Today EPA released final limits on greenhouse gas (GHG) emissions from cars, pickup trucks, and SUVs for model years 2023 to 2026. The rule reverses the Trump administration’s harmful rollback of these standards, which are essential to restoring the Chesapeake Bay and fighting climate change. It is also more stringent than what EPA proposed in August.
Tough vehicle emissions limits are indispensable to combating climate change. Transportation is the largest source of GHG emissions in the United States, accounting for 29 percent, according to EPA. Passenger cars and trucks are responsible for more than half of all U.S. transportation emissions.
Climate change effects such as rising seas, more frequent and intense storms, and warmer waters already cause widespread economic and physical damage in the Bay region and around the country. Communities of color and low-income communities from Virginia’s rural Eastern Shore to struggling neighborhoods in Baltimore City and Harrisburg are often the hardest hit and least able to respond.
The Chesapeake Clean Water Blueprint spells out the pollution cuts needed to help save the Bay. EPA, the states, and the District of Columbia have until 2025 to implement the practices needed to achieve them. CBF opposed the Trump rule because it undermined EPA’s nitrogen-reduction commitment, which is based on more stringent standards.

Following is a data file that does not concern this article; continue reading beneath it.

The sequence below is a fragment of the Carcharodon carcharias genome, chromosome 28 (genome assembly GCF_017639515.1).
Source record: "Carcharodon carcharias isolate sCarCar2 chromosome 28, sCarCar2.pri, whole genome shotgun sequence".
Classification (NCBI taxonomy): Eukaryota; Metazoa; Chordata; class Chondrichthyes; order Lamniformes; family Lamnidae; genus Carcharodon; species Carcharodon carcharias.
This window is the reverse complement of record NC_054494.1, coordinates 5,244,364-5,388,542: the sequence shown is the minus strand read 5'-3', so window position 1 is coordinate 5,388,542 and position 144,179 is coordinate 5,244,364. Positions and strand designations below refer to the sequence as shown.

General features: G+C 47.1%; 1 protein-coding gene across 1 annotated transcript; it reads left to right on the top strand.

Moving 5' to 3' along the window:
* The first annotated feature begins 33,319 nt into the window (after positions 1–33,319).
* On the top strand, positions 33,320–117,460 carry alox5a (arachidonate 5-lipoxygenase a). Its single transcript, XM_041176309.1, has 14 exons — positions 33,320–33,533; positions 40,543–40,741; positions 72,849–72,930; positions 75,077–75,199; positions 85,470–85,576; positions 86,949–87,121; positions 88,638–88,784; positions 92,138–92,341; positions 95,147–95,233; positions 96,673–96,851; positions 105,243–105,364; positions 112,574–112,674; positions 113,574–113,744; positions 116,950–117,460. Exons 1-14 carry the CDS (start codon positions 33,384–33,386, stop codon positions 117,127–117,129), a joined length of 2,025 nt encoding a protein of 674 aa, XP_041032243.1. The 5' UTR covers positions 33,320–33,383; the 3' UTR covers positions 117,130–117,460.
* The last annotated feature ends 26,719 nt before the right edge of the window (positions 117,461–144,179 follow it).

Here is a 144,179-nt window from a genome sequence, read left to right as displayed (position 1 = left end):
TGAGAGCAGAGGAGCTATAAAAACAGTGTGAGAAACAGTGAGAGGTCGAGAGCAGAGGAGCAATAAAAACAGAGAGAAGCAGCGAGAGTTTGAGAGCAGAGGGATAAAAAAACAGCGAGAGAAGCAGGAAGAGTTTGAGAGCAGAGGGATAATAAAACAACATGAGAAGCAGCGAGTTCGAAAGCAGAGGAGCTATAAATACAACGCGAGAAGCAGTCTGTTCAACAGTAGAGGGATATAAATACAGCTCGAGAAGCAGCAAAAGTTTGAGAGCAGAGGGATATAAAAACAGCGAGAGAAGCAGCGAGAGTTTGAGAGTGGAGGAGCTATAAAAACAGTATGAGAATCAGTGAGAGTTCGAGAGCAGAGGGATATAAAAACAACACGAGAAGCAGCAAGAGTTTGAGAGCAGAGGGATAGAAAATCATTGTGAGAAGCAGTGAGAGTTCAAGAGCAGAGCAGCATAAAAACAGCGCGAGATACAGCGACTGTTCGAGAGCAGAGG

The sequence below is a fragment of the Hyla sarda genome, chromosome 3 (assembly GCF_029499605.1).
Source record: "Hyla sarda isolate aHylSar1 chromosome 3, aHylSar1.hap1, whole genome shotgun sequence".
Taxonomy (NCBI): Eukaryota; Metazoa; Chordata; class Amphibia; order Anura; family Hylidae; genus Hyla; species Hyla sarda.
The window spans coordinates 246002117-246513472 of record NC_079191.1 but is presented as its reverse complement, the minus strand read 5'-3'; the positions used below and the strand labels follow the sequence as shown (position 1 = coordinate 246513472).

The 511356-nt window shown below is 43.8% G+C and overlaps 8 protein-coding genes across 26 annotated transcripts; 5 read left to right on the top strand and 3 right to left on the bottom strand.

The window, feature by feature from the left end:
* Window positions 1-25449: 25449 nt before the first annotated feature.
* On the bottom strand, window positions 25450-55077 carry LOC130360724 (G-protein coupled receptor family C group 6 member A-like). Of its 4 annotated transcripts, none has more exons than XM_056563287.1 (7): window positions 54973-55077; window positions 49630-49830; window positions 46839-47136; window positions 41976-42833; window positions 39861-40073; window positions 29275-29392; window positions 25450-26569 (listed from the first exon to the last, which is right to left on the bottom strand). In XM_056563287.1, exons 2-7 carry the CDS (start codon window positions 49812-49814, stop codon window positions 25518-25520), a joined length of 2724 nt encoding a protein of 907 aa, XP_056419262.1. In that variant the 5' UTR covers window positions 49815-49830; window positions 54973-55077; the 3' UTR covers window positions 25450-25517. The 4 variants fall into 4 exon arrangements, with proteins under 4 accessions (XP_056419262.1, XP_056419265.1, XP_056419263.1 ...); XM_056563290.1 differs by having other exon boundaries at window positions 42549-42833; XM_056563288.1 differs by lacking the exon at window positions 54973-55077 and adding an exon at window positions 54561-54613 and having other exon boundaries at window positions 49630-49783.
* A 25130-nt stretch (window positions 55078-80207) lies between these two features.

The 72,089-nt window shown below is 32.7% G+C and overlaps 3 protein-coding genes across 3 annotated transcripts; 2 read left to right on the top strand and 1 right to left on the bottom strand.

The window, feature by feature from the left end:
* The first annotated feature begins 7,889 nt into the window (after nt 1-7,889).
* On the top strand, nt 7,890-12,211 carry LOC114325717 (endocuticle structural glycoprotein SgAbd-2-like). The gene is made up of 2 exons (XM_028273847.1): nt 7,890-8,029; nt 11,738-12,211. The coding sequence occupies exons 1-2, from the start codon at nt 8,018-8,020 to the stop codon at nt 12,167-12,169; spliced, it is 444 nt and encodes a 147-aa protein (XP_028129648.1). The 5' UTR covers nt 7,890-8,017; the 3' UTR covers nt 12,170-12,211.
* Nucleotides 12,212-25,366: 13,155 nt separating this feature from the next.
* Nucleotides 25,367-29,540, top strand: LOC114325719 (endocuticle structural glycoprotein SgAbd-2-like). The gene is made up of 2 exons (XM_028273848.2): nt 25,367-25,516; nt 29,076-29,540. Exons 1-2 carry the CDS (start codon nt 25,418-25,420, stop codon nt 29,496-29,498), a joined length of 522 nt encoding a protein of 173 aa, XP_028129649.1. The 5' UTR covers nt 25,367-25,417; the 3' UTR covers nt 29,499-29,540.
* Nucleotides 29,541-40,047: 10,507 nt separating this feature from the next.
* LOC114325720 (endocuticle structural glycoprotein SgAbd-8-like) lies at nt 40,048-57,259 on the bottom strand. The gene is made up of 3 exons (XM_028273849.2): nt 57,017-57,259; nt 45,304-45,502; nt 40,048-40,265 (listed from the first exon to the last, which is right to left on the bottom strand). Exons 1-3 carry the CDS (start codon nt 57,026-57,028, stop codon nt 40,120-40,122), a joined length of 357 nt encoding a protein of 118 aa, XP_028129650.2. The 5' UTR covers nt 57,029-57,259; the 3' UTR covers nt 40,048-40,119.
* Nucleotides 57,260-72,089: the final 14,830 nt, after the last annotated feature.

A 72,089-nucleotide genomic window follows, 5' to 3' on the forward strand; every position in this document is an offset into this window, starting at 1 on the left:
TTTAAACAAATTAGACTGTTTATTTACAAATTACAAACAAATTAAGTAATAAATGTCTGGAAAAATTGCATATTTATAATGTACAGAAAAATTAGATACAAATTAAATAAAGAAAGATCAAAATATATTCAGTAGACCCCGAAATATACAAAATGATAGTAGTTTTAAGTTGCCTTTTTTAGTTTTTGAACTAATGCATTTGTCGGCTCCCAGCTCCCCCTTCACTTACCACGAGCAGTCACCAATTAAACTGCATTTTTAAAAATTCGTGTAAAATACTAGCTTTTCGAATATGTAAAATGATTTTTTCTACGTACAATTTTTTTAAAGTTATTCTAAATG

Chesapeake Bay Foundation (CBF) Federal Executive Director Denise Stranko released the following statement about the new standards:
“CBF is pleased EPA chose the strongest emissions limits from the options it proposed in August, as we and our coalition partners recommended.
“The new tailpipe standards put us back on the right path after the Trump administration’s dangerous U-turn. But the immediacy of the climate crisis and protecting the health of the Bay and its tributaries demand the next set of standards do more.
“CBF calls on the Biden administration to propose even tougher, game-changing clean car standards for model year 2027 and beyond. That will be crucial in tackling the urgent threat of climate change, improving water quality in our rivers and streams, and protecting environmental justice communities in the Bay region and around the country.”
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